# 7. Using Gradients to

Calculate Acceleration

# Success Criteria

Your learning has been successful if you can do the following:

Define acceleration and its units.

Calculate acceleration from speed and time measurements.

# Vocabulary

Learn these so you can communicate this concept well.

Average speed: Calculated by the total distance travelled divided by the total time taken for the journey.

Gradient / slope: How steep a line on a graph is.

Speed: How fast an object is moving.

Velocity: Similar to speed, but also tells us the direction in which an object is moving. It includes both speed and direction of motion.

Do Now:

Collect and complete this small 'Do Now'. Then glue into your SciPAD page 11. Use your commonsense when glueing - don't glue straight on-top of words!

Find some space on page 15 of your PESS1.2 SciPAD,

and answer the following questions:

What does each letter in CUTLASS stand for?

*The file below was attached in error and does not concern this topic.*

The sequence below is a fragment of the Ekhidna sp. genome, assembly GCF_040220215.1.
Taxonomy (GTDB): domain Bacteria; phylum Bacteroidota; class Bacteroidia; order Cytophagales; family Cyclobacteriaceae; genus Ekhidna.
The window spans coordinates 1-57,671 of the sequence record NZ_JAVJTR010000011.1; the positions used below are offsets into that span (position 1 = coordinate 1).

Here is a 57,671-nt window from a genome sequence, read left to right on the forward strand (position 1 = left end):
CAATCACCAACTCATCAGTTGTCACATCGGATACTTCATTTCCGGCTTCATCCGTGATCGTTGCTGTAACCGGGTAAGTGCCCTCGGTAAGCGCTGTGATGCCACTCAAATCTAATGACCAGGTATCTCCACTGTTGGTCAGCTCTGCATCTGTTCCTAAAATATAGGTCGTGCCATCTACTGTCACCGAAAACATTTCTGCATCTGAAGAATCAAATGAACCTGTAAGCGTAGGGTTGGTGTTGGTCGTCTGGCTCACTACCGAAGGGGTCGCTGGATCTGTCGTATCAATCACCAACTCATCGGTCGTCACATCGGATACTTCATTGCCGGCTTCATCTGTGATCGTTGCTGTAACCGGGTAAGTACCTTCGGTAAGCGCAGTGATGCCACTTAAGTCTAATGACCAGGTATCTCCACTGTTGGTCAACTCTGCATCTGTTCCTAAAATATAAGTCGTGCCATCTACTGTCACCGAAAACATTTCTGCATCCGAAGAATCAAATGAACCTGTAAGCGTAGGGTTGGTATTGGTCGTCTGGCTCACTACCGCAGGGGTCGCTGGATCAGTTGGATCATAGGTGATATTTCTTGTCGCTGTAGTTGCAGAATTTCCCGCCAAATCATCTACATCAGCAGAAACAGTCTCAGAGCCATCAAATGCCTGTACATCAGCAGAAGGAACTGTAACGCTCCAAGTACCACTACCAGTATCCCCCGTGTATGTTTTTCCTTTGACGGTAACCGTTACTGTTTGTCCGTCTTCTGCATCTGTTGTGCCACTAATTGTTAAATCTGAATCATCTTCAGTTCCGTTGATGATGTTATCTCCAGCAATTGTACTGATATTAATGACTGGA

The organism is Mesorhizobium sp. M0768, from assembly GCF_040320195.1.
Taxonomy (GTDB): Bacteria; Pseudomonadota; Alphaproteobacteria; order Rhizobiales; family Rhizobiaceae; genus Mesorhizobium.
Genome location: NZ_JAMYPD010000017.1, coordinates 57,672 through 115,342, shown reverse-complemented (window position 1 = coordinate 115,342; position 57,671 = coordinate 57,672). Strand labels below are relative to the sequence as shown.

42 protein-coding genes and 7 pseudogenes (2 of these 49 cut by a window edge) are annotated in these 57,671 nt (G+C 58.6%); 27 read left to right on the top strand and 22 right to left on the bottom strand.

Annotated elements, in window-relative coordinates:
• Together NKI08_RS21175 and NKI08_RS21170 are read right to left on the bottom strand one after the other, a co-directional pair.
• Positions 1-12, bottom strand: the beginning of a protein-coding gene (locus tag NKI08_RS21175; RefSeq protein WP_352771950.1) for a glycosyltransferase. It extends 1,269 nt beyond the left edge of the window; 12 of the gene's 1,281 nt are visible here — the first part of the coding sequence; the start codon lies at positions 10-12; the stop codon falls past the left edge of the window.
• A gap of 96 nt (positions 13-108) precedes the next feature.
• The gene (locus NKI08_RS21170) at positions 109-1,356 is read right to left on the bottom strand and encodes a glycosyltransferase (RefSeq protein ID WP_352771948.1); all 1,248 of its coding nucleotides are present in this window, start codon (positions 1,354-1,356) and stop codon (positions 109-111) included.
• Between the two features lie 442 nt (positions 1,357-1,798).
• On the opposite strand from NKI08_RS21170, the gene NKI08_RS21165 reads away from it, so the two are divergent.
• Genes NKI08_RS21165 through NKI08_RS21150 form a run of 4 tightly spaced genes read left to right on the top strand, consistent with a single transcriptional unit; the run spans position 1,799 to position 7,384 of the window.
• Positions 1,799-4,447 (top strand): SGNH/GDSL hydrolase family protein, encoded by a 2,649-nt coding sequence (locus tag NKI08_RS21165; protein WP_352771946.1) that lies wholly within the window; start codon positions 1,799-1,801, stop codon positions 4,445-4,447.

## Finding Acceleration from a Speed-Time Graph

The gradient or slope of a speed-time graph gives you the acceleration. The gradient of a speed-time graph is calculated by the change in the speed (vertical axis) divided by the change in time (horizontal axis).

Note:

Change in speed, Δv = final speed - initial speed

If the acceleration is negative, we say it is 'deceleratiing'. Decelerating can be thought of as negative acceleration.

To show and find acceleration, use a graph that shows velocity against time. This is because acceleration is the change in velocity divided by the change in time.

A car moving off from traffic lights has constant acceleration. As the seconds pass, the car increases in velocity. As it gains velocity, the car travels more road in the same time. Consider the following graphs of velocity over time.